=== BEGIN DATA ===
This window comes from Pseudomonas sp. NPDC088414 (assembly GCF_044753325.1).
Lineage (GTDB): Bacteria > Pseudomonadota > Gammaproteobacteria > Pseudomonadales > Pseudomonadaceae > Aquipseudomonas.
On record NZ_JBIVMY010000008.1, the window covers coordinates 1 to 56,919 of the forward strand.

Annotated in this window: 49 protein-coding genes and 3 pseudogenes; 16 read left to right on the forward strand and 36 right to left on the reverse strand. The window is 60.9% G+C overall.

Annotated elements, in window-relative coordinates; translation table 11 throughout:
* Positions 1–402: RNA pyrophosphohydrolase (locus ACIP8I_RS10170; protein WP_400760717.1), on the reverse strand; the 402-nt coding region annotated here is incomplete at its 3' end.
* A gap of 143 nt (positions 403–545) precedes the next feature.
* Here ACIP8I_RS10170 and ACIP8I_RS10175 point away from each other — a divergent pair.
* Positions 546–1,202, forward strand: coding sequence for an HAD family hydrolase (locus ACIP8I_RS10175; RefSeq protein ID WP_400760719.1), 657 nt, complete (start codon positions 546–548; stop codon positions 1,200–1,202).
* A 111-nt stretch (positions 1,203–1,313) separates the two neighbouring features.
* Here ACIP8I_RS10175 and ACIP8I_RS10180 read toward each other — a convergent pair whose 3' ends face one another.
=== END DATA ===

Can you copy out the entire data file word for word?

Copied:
This window comes from Pseudomonas sp. NPDC088414 (assembly GCF_044753325.1).
Lineage (GTDB): Bacteria > Pseudomonadota > Gammaproteobacteria > Pseudomonadales > Pseudomonadaceae > Aquipseudomonas.
On record NZ_JBIVMY010000008.1, the window covers coordinates 1 to 56,919 of the forward strand.

Annotated in this window: 49 protein-coding genes and 3 pseudogenes; 16 read left to right on the forward strand and 36 right to left on the reverse strand. The window is 60.9% G+C overall.

Annotated elements, in window-relative coordinates; translation table 11 throughout:
* Positions 1–402: RNA pyrophosphohydrolase (locus ACIP8I_RS10170; protein WP_400760717.1), on the reverse strand; the 402-nt coding region annotated here is incomplete at its 3' end.
* A gap of 143 nt (positions 403–545) precedes the next feature.
* Here ACIP8I_RS10170 and ACIP8I_RS10175 point away from each other — a divergent pair.
* Positions 546–1,202, forward strand: coding sequence for an HAD family hydrolase (locus ACIP8I_RS10175; RefSeq protein ID WP_400760719.1), 657 nt, complete (start codon positions 546–548; stop codon positions 1,200–1,202).
* A 111-nt stretch (positions 1,203–1,313) separates the two neighbouring features.
* Here ACIP8I_RS10175 and ACIP8I_RS10180 read toward each other — a convergent pair whose 3' ends face one another.